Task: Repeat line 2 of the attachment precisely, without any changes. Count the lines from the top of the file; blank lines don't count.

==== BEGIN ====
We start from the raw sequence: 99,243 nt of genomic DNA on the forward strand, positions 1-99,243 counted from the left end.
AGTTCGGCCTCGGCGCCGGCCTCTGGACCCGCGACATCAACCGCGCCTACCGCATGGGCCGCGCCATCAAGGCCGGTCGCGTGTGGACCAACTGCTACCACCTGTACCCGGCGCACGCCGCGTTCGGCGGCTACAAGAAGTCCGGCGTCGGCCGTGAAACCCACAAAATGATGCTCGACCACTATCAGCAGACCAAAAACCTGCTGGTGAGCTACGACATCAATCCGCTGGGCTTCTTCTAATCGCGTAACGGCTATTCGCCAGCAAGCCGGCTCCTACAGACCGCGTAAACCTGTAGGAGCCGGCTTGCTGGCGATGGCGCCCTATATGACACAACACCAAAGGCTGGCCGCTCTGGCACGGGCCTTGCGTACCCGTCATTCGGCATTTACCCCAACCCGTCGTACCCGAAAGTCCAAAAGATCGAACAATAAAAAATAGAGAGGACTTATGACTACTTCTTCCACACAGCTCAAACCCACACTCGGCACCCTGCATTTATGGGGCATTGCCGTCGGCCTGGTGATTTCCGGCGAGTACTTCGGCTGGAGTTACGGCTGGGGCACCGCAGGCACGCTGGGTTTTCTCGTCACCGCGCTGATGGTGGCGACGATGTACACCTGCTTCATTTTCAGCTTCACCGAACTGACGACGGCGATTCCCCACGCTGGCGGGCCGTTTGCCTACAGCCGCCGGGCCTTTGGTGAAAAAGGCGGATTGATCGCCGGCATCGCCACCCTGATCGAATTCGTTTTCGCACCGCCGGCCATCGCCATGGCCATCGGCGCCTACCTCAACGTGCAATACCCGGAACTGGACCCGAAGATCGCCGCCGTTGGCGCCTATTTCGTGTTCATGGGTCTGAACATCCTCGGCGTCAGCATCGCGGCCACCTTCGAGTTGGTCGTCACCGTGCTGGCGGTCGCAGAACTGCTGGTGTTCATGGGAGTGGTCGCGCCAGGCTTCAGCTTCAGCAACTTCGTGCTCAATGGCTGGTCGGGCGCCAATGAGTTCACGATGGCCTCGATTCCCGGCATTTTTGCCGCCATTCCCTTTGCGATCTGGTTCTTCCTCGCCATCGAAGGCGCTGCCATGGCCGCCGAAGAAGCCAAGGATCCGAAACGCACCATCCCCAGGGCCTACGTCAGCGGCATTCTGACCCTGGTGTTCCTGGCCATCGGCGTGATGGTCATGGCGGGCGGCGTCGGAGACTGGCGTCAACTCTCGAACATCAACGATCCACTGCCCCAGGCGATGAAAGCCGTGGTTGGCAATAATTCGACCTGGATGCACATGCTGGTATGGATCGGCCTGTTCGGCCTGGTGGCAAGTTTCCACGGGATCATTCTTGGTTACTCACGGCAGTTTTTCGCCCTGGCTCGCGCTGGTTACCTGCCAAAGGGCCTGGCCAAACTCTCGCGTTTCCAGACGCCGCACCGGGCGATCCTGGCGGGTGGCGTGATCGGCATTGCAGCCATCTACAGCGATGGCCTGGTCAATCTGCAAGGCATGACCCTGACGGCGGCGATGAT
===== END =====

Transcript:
AGTTCGGCCTCGGCGCCGGCCTCTGGACCCGCGACATCAACCGCGCCTACCGCATGGGCCGCGCCATCAAGGCCGGTCGCGTGTGGACCAACTGCTACCACCTGTACCCGGCGCACGCCGCGTTCGGCGGCTACAAGAAGTCCGGCGTCGGCCGTGAAACCCACAAAATGATGCTCGACCACTATCAGCAGACCAAAAACCTGCTGGTGAGCTACGACATCAATCCGCTGGGCTTCTTCTAATCGCGTAACGGCTATTCGCCAGCAAGCCGGCTCCTACAGACCGCGTAAACCTGTAGGAGCCGGCTTGCTGGCGATGGCGCCCTATATGACACAACACCAAAGGCTGGCCGCTCTGGCACGGGCCTTGCGTACCCGTCATTCGGCATTTACCCCAACCCGTCGTACCCGAAAGTCCAAAAGATCGAACAATAAAAAATAGAGAGGACTTATGACTACTTCTTCCACACAGCTCAAACCCACACTCGGCACCCTGCATTTATGGGGCATTGCCGTCGGCCTGGTGATTTCCGGCGAGTACTTCGGCTGGAGTTACGGCTGGGGCACCGCAGGCACGCTGGGTTTTCTCGTCACCGCGCTGATGGTGGCGACGATGTACACCTGCTTCATTTTCAGCTTCACCGAACTGACGACGGCGATTCCCCACGCTGGCGGGCCGTTTGCCTACAGCCGCCGGGCCTTTGGTGAAAAAGGCGGATTGATCGCCGGCATCGCCACCCTGATCGAATTCGTTTTCGCACCGCCGGCCATCGCCATGGCCATCGGCGCCTACCTCAACGTGCAATACCCGGAACTGGACCCGAAGATCGCCGCCGTTGGCGCCTATTTCGTGTTCATGGGTCTGAACATCCTCGGCGTCAGCATCGCGGCCACCTTCGAGTTGGTCGTCACCGTGCTGGCGGTCGCAGAACTGCTGGTGTTCATGGGAGTGGTCGCGCCAGGCTTCAGCTTCAGCAACTTCGTGCTCAATGGCTGGTCGGGCGCCAATGAGTTCACGATGGCCTCGATTCCCGGCATTTTTGCCGCCATTCCCTTTGCGATCTGGTTCTTCCTCGCCATCGAAGGCGCTGCCATGGCCGCCGAAGAAGCCAAGGATCCGAAACGCACCATCCCCAGGGCCTACGTCAGCGGCATTCTGACCCTGGTGTTCCTGGCCATCGGCGTGATGGTCATGGCGGGCGGCGTCGGAGACTGGCGTCAACTCTCGAACATCAACGATCCACTGCCCCAGGCGATGAAAGCCGTGGTTGGCAATAATTCGACCTGGATGCACATGCTGGTATGGATCGGCCTGTTCGGCCTGGTGGCAAGTTTCCACGGGATCATTCTTGGTTACTCACGGCAGTTTTTCGCCCTGGCTCGCGCTGGTTACCTGCCAAAGGGCCTGGCCAAACTCTCGCGTTTCCAGACGCCGCACCGGGCGATCCTGGCGGGTGGCGTGATCGGCATTGCAGCCATCTACAGCGATGGCCTGGTCAATCTGCAAGGCATGACCCTGACGGCGGCGATGAT